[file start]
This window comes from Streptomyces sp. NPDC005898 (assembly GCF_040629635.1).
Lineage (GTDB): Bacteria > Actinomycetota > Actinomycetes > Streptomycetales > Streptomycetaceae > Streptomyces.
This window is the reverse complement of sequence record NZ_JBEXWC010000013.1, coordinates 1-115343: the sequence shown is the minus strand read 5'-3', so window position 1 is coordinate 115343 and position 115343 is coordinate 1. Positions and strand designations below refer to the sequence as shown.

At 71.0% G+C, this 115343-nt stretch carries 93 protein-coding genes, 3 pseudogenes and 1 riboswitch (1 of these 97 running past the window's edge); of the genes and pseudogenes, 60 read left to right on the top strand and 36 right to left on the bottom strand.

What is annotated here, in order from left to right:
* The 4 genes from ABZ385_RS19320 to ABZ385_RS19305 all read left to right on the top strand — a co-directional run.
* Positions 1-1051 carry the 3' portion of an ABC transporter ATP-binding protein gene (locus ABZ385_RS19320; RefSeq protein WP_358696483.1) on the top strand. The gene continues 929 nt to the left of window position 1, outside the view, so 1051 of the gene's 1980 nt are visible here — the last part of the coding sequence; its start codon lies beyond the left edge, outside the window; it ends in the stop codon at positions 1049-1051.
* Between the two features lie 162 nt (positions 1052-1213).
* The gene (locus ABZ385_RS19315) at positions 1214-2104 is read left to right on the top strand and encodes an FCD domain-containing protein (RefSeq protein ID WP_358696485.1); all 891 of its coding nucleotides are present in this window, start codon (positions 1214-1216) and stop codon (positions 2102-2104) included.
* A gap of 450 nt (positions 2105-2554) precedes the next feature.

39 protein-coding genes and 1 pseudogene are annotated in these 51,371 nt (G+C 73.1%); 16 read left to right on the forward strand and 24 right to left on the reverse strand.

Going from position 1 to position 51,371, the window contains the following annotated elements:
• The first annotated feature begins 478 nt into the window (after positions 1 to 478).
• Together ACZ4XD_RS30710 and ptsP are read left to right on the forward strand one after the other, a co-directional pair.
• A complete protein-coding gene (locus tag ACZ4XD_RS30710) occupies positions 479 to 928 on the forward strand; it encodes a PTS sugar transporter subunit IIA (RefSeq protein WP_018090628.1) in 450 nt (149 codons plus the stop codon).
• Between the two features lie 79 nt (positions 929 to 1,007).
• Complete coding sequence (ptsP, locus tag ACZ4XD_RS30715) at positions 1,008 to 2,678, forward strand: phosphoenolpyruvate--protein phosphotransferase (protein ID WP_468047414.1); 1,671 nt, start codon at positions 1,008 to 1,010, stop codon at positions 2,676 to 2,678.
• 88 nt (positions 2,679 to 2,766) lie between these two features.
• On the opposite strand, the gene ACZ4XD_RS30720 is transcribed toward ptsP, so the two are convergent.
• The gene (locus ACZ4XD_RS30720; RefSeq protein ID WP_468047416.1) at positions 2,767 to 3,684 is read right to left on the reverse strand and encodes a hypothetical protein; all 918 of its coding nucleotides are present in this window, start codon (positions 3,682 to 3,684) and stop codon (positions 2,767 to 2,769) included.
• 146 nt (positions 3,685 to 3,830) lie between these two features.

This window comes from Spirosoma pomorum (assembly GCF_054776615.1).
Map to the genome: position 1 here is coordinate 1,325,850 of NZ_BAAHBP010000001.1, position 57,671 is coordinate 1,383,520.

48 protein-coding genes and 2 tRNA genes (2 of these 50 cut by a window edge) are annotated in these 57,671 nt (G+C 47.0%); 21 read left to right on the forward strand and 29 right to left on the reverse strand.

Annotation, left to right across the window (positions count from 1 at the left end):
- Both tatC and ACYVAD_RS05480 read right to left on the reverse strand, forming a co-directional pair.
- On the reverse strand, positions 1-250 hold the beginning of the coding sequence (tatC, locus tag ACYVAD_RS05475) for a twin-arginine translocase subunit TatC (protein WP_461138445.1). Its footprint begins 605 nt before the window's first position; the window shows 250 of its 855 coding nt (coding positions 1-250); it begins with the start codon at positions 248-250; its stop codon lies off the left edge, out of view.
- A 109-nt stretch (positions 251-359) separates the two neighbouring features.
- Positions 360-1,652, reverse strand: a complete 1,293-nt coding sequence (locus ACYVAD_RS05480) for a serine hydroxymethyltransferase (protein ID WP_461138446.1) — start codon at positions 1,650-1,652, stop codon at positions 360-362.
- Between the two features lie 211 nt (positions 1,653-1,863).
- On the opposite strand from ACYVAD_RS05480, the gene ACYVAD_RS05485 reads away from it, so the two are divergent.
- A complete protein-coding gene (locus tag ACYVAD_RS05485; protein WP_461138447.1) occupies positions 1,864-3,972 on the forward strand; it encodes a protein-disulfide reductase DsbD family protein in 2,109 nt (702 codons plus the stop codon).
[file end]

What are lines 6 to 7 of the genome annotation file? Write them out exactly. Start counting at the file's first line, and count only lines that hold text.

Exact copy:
* The 4 genes from ABZ385_RS19320 to ABZ385_RS19305 all read left to right on the top strand — a co-directional run.
* Positions 1-1051 carry the 3' portion of an ABC transporter ATP-binding protein gene (locus ABZ385_RS19320; RefSeq protein WP_358696483.1) on the top strand. The gene continues 929 nt to the left of window position 1, outside the view, so 1051 of the gene's 1980 nt are visible here — the last part of the coding sequence; its start codon lies beyond the left edge, outside the window; it ends in the stop codon at positions 1049-1051.